The most famous person from Pickens is Browning Bryant (January 24, 1957), who was a recording star in the late 1960s and early 1970s. On the strength of his record sales, he made numerous national TV appearances, including on Arthur Godfrey radio show, The Merv Griffin Show, The Mike Douglas Show (which he co-hosted for a week), The Ed Sullivan Show, The Tonight Show, and The Kraft Music Hall; he also performed in Las Vegas and did concerts around the U.S. Bryant, who still lives in Pickens, continues to write and record music. He is the only progeny of Maude and Ray Bryant.
Former NFL player and Appalachian State graduate, Harold Alexander, is from Pickens. During Alexander's time at Appalachian State he set several NCAA punting records. Alexander was drafted 67th overall in the 1993 NFL Draft by the Atlanta Falcons. After playing two seasons with the Falcons, Alexander moved on to the Detroit Lions before ending his NFL career. Alexander currently lives in Pickens with his wife and children.
Pickens native Rudy Hayes was a standout football player in the 1950s at Pickens and played for Clemson University before being drafted by the Pittsburgh Steelers, where he played three seasons. 
Bobby Baker, scandal-plagued Secretary to the Majority Leader of the Senate until 1963, was born and raised in Pickens.
From 1955 until 1987 Sangamo-Weston Inc. operated a capacitor manufacturing facility just outside the Town of Pickens. Until they were banned in the US, Sangamo discharged a significant amount of polychlorinated biphenyls (PCBs) into the adjacent Town Creek, a tributary of the Twelve Mile River which feeds Lake Hartwell. Sangamo also dumped contaminated waste in six locations in the vicinity of Pickens. In two of these locations the waste was burned forming more dangerous dioxins. According to the Spartanburg Herald-Journal, contamination was discovered at the "Breazeale site", southwest of town.
"Test results in June showed PCB levels at the landfill about 500 times above EPA safety limits. The agency then decided to test for dioxins after they learned waste was burned periodically at the landfill. McPherson said dioxins can form from burning PCBs. Dioxins found in the two samples measured .31 parts per billion and 14 parts per billion. While the EPA has no safety standard for dioxins, the agency usually begins cleaning up sites at between 1 and 7 parts per billion, said EPA public affair officer Hagan Thompson. Gray Geddie, an attorney representing Sangamo, said that the company has fenced off the site and is conducting more sampling. But he said he couldn't explain why dioxins were present because the company never burned PCBs at the site." <Spartanburg Herald-Journal>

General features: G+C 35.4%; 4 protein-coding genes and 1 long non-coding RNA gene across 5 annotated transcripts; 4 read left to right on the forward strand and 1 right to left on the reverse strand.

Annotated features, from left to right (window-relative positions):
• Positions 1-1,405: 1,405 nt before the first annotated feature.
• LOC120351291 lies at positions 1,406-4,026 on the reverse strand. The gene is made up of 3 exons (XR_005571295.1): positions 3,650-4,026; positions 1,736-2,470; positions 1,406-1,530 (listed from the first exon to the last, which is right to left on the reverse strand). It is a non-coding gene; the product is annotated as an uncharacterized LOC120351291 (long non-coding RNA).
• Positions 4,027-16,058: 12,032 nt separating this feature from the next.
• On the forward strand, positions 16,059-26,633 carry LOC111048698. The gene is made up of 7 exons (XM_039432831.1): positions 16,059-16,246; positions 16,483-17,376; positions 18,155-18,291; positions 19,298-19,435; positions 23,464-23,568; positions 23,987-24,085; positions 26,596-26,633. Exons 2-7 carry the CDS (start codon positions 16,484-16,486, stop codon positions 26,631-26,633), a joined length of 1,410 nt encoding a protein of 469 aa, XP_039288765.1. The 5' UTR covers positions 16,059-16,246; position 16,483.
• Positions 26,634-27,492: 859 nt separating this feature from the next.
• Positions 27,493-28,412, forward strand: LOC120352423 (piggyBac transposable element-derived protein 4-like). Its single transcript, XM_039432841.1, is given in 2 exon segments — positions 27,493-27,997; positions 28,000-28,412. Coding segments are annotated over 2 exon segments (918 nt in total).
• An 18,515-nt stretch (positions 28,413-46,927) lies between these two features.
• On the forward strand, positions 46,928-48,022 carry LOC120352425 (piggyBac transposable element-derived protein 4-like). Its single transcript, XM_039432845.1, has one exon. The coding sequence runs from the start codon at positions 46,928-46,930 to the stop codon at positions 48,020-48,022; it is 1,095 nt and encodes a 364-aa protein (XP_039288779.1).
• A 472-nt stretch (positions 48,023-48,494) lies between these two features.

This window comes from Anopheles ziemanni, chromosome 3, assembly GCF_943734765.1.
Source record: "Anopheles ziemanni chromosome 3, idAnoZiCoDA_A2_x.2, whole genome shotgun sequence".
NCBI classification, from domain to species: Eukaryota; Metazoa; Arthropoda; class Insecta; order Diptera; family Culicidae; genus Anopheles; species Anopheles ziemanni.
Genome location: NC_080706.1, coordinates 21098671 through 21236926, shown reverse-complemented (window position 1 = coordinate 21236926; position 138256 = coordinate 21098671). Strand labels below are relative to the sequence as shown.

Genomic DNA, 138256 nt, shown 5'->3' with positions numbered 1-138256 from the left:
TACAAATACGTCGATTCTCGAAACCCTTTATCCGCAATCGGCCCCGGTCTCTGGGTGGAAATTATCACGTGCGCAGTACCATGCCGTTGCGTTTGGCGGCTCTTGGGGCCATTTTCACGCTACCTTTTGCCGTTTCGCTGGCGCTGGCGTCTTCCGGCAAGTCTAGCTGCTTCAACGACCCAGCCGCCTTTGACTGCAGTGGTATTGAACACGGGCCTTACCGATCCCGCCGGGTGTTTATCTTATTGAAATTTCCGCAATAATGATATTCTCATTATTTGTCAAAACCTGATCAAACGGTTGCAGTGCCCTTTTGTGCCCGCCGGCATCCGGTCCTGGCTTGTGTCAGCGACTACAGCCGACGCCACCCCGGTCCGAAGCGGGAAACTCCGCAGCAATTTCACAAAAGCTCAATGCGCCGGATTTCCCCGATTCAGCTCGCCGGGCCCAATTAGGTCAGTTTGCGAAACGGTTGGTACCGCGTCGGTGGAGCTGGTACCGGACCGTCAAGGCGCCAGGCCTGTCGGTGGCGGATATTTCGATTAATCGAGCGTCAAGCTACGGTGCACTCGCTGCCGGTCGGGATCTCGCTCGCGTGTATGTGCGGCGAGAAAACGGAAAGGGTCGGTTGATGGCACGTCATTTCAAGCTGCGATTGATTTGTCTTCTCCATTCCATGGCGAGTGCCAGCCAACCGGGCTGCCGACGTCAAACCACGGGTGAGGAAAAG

The Sangamo site, the six satellite locations, and the Twelve Mile River basin were listed as a Region 4 Superfund site by the US Environmental Protection Agency. Years after the dumping stopped, contamination was found in debris, ground water, sediment, sludge, soil, and fish tissue. The Sangamo site and satellite sites were cleaned up by removing contaminated soil and treating the ground water. Based on data collected in 1983 and 1986, the EPA determined that PCBs "presented no imminent or substantial0 public health threat in Pickens County". However, years of discharges impacted the Twelve Mile River as contaminated sediments collected behind three dams downstream, one of which was used a drinking water source for the unincorporated town of Cateechee. Residents there filed lawsuits against Sangamo and two other companies over alleged health affects from PCB exposure. Under an agreement reached in 1988 Cateechee residents received varying settlements. As of August 2013, the South Carolina Department of Health and Environmental Control maintains a fish consumption advisory for Lake Hartwell including: - No fish eaten from Twelve Mile River arm of lake - No fish eaten from Seneca River arm of lake - No hybrid bass or striped bass from ALL remaining waters - One meal per month of channel catfish and largemouth bass <SCDHEC website><US EPA NPL Narrative>
After being cleaned up, the original Sangamo site was donated to the City of Pickens, who then constructed a recreation complex on the donated land. <US EPA NPL Narrative>
- "American FactFinder". United States Census Bureau. Retrieved 2008-01-31.
- "US Board on Geographic Names". United States Geological Survey. 2007-10-25. Retrieved 2008-01-31.
- Population Estimates Boundary Changes, United States Census Bureau, 2007-07-01. Accessed 2008-11-06.
- "Find a County". National Association of Counties. Retrieved 2011-06-07.
- "US Gazetteer files: 2010, 2000, and 1990". United States Census Bureau. 2011-02-12. Retrieved 2011-04-23.
- "Annual Estimates of the Resident Population for Incorporated Places: April 1, 2010 to July 1, 2014". Retrieved June 4, 2015.
- "Census of Population and Housing". Census.gov. Retrieved June 4, 2015.
United States Environmental Protection Agency NPL Site Narrative for Sangamo Weston Inc/Twelve Mile Creek/Lake Hartwell PCB Contamination
Spartanburg Herald-Journal Aug.24, 1986 page 13 Anderson Independent Mail Pickens County Cultural Commission